The Grand Slam breakfast has been sitting on Denny’s menu since 1977. Eggs, bacon, sausage, pancakes haven’t changed, but the brand wanted to find a way to remind people that the Slam, along with a handful of other classic but oft-overlooked diner staples like Moons Over My Hammy, were still as tasty as ever. But how?
Instead of dumping a product past its best-before date to find something shiny and new for a modern audience, Denny’s decided to double down on nostalgia, announcing a partnership with Atari on a series of mobile games that combined classics of the two brands. Asteroids and hash browns? Hashteroids. Centipede becomes Centipup, and Breakout is now Take-Out.
The “Greatest Hits Remixed” campaign is the latest example of Denny’s particular approach to content marketing. While the company has continued to create traditional ads, it’s been conspicuous for the volume and the tone of its entertainment and social media efforts, crafting a brand personality that seems designed to appeal more to the kind of customer visiting after a night of drinking than the early bird dining crowd.
Over the last few years Denny’s has developed a unique, funny-leaning-to-weird brand voice that’s been expressed across a number of different channels and formats and that’s drawn attention from the media and from its growing number of fans. The brand personality was evident in the Always Open web comedy series co-produced with Jason Bateman and Will Arnett, wherein comedy stars engaged in good-natured but unusually frank banter in a Denny’s booth, and it was there in the creation of a menu around The Hobbit: The Desolation of Smaug movie. And the brand voice has perhaps been most . . . unleashed, in the brand’s much-discussed Twitter feed and its Tumblr. Though we’ve come to a time in our history when no human event is complete without a real-time marketing tweet, Denny’s has won fans for its cheeky, but never cheap, takes on the latest pop culture happening, news event, or meme. When news broke that Apple was buying Beats Electronics for $3 billion, for example, and Twitter exploded with opinion and analysis of the deal, Denny’s made sure to keep its fans informed:
When it comes to translating a marketing strategy, and a brand voice via real-time channels like Twitter, most marketers find it hard to get out of their own way–layers of approval, and the simple lack of understanding of what the brand voice even is, leads to banality, or worse. So how has Denny’s, of all companies, managed to become a weird sort of beacon of content realness? Chief brand officer Frances Allen says the company’s strategy is an extension of five core principles of marketing, and it’s helped Denny’s boost not only its cultural footprint but also its sales growth for 11 of the last 12 quarters.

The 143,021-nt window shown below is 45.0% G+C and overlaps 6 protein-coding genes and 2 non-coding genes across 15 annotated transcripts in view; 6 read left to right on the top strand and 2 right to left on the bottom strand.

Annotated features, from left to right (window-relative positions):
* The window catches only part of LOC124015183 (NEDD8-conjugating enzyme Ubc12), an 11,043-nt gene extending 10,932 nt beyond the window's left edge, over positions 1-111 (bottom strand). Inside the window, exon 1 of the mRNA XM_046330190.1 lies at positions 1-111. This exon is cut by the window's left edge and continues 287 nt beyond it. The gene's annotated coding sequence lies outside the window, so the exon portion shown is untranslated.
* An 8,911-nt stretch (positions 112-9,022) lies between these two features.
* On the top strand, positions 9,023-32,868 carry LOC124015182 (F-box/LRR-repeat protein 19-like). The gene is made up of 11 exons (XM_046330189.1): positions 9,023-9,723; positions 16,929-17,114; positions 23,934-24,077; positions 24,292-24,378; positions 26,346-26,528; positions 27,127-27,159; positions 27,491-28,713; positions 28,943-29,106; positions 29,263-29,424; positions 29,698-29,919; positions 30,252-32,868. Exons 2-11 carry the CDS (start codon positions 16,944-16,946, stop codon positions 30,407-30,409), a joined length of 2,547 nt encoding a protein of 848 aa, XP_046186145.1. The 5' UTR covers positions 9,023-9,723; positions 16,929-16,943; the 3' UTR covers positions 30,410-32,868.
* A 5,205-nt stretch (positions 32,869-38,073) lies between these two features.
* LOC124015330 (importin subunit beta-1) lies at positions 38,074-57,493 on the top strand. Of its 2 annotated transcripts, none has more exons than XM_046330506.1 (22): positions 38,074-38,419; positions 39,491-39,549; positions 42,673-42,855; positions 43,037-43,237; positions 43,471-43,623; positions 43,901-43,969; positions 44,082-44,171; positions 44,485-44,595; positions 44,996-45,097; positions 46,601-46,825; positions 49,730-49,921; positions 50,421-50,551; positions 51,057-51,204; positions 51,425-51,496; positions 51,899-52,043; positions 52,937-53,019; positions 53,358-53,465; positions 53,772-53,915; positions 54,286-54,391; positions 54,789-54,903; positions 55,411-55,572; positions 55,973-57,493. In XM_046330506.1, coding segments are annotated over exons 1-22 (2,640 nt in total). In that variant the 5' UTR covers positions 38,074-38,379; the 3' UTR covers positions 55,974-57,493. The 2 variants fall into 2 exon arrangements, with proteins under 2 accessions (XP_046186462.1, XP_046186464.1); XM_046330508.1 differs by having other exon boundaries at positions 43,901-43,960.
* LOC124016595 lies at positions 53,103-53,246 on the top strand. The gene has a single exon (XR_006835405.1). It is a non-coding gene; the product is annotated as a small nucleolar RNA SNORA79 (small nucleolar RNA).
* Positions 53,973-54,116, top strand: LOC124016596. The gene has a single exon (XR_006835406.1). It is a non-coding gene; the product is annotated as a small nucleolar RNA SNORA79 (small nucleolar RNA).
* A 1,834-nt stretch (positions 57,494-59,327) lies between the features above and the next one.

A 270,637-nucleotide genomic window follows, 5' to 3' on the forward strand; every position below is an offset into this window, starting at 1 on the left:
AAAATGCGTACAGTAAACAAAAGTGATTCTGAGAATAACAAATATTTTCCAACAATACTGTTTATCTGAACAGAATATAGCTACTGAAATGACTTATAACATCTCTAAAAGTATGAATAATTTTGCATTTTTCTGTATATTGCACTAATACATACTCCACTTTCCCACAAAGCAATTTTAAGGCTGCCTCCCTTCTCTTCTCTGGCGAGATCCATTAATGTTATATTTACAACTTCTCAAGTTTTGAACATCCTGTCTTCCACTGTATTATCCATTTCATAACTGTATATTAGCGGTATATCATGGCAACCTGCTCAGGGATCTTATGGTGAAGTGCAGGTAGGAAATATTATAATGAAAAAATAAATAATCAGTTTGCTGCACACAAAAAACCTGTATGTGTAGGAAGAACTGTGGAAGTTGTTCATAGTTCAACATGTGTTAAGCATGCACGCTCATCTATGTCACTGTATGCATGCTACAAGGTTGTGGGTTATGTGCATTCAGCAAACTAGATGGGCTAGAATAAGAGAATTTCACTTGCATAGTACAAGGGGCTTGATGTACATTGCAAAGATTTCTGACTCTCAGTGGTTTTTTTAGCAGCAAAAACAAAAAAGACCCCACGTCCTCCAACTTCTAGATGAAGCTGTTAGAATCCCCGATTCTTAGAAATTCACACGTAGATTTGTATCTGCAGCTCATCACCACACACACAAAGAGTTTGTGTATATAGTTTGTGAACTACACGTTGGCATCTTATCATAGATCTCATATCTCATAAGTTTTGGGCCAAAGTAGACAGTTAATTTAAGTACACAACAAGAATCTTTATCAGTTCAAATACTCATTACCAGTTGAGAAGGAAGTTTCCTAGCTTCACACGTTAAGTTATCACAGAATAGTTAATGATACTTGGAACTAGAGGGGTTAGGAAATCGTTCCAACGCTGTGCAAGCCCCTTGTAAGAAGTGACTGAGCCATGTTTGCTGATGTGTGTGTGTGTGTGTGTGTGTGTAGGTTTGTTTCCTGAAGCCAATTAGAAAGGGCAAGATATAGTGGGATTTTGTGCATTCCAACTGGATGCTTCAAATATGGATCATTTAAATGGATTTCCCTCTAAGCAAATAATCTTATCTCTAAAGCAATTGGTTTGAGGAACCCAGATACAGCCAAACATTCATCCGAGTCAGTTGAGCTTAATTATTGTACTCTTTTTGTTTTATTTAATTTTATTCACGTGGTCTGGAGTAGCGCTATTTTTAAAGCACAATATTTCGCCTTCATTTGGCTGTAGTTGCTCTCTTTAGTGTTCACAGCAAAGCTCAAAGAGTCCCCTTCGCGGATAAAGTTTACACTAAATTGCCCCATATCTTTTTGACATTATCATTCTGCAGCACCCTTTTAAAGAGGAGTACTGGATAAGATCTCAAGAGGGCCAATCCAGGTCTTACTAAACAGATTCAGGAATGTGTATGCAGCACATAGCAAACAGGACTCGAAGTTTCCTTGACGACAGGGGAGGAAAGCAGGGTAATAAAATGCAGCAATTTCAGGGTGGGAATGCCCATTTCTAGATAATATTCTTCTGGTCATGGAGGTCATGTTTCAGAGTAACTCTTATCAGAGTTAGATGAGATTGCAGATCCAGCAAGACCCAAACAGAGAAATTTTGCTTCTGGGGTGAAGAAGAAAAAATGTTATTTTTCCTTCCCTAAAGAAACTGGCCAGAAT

By the time Allen came aboard Denny’s had already started re-evaluating its image, with hints of its new, more irreverent personality peeking through at the 2009 Super Bowl with a spot (Nannerpuss!) to promote a free breakfast “for everyone in America.” It also introduced a value menu to keep people coming back, but there was still plenty of work to be done.
“In 2011, we needed to get the emotion back in the brand,” says Allen. “It was clear that to our customers we were a diner, and a diner was a feeling, not a place. It’s where everyone was equal, a place you can relax and be yourself, a place to just park your title at the door and connect with people you care about or total strangers. This really started to inform our approach to everything–from our marketing with the America’s Diner campaign, and our products. That was a turning point for the brand.”
That “diner as a feeling” insight is where the now-familiar, casual, funny-but-not-snarky brand voice comes from. “It all starts with understanding your brand DNA at its core and the role you play in your customers’ lives,” says Allen. “You have to know why you matter to them. That gives you the platform or north star to guide everything else you do.”
As its Twitter feed demonstrates on a regular basis, Denny’s social media approach is heavy on offbeat humor and up-to-the-minute cultural references, from big news (see Apple and Beats) to memes that play in smaller circles (a recent tweet referred to “feeling so attacked right now”). It’s by no means a unique strategy–most brands aspire to play in that real-time, “conversational” space. But while some brand “conversations” can feel overwrought, or pandering, Denny’s frequently strikes the right, silly, note. The brand works with agency Erwin Penland (New York’s Gotham had previously run the social media accounts) and Allen says its impact on the brand’s connection with consumers has been huge. “Social media is that daily feed that reminds people that you exist and it has to be as transparent and true as everything else you do, or people will call you out on it,” says Allen. “Traditional advertising can communicate our brand DNA, we use social and digital to really make that daily connection.”